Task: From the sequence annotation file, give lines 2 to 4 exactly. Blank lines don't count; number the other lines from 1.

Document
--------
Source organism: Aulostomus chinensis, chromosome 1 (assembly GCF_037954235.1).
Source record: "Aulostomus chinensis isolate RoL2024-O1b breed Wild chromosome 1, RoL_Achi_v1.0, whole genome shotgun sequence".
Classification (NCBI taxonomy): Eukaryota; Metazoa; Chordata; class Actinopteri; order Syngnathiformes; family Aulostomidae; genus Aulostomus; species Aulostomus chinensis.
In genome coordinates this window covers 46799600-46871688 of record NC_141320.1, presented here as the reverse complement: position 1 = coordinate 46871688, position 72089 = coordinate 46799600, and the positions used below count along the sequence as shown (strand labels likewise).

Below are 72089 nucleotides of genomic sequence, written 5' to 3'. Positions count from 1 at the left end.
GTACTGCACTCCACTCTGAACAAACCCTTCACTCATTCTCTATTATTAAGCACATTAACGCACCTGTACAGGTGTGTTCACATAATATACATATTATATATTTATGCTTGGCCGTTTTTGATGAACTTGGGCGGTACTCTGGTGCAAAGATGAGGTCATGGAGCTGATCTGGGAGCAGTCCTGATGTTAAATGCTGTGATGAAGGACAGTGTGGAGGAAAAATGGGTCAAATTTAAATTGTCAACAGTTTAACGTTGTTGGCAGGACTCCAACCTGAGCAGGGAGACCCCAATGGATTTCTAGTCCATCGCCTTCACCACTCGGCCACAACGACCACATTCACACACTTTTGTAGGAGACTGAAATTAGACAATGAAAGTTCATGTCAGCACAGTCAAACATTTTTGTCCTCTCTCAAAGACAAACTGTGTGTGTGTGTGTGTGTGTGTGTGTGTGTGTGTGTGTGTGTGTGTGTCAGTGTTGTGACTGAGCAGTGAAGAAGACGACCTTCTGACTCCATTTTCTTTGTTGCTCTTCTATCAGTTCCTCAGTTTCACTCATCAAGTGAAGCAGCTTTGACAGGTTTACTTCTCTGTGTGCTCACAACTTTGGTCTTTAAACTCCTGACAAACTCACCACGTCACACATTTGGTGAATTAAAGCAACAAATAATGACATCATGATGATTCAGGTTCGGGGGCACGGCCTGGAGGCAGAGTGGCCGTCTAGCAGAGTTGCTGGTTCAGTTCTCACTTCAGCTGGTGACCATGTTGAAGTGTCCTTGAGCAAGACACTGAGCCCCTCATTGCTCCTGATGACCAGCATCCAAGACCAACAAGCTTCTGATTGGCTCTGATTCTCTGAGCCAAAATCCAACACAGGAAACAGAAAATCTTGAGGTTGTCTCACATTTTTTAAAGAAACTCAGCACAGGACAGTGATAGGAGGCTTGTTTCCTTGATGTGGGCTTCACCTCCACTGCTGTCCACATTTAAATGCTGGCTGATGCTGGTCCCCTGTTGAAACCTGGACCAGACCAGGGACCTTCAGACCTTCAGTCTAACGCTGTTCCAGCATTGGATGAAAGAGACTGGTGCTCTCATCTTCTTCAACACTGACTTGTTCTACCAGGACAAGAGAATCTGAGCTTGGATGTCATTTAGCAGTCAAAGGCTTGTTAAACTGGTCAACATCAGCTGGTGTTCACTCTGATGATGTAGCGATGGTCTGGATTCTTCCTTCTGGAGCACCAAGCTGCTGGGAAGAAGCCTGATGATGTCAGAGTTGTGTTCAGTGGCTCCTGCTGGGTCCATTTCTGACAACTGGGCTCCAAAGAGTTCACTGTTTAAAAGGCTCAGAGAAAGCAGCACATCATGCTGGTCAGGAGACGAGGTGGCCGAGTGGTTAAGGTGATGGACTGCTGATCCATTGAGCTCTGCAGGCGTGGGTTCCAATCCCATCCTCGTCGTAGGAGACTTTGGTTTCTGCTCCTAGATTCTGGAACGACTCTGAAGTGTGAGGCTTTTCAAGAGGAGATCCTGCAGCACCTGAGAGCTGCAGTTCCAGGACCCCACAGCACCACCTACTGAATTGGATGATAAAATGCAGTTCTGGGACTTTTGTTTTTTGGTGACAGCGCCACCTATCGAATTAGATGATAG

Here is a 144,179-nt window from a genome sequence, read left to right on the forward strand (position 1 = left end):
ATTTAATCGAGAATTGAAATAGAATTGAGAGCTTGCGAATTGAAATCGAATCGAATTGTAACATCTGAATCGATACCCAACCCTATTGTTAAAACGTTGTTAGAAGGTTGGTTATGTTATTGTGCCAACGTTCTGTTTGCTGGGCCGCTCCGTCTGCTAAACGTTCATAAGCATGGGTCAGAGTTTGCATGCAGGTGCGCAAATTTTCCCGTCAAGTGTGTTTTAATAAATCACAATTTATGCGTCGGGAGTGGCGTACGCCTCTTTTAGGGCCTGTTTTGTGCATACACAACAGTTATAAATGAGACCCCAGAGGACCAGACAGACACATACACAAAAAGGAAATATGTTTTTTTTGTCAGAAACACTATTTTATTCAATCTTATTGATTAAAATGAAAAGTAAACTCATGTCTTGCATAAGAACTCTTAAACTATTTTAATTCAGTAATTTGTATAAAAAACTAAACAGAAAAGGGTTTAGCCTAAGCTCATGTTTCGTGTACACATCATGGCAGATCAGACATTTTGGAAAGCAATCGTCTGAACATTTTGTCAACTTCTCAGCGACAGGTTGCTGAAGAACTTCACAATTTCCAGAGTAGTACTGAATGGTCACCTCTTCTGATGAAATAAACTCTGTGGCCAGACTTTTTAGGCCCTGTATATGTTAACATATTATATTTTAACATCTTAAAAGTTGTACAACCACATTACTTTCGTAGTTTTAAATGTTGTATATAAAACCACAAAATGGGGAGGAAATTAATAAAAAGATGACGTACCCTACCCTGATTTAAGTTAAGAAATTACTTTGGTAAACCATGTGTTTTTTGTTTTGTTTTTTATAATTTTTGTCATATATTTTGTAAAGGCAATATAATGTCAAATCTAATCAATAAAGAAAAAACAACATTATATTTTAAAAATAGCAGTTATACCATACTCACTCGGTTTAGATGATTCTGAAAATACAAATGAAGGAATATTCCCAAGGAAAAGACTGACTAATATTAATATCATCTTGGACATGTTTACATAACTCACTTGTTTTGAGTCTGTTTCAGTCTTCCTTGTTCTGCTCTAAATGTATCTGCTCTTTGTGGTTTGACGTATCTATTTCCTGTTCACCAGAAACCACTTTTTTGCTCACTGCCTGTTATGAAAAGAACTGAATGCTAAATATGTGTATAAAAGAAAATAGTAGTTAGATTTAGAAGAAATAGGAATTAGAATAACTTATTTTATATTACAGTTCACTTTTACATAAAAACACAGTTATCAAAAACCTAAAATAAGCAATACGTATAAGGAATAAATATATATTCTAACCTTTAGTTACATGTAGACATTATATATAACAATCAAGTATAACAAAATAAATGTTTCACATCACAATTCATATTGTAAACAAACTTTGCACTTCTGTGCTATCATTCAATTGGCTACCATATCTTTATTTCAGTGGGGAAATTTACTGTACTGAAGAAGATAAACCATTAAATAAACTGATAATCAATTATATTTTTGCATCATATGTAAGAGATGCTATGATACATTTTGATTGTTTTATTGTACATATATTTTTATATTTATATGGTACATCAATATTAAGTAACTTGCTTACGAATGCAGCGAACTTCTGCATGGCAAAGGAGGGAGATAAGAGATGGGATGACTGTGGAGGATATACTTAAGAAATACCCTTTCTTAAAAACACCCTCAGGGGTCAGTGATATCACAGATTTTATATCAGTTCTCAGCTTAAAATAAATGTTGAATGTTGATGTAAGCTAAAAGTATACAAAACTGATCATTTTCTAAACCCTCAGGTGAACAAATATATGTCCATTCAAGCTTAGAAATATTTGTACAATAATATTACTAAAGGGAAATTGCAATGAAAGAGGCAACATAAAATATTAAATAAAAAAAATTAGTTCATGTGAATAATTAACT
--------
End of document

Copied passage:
Source record: "Aulostomus chinensis isolate RoL2024-O1b breed Wild chromosome 1, RoL_Achi_v1.0, whole genome shotgun sequence".
Classification (NCBI taxonomy): Eukaryota; Metazoa; Chordata; class Actinopteri; order Syngnathiformes; family Aulostomidae; genus Aulostomus; species Aulostomus chinensis.
In genome coordinates this window covers 46799600-46871688 of record NC_141320.1, presented here as the reverse complement: position 1 = coordinate 46871688, position 72089 = coordinate 46799600, and the positions used below count along the sequence as shown (strand labels likewise).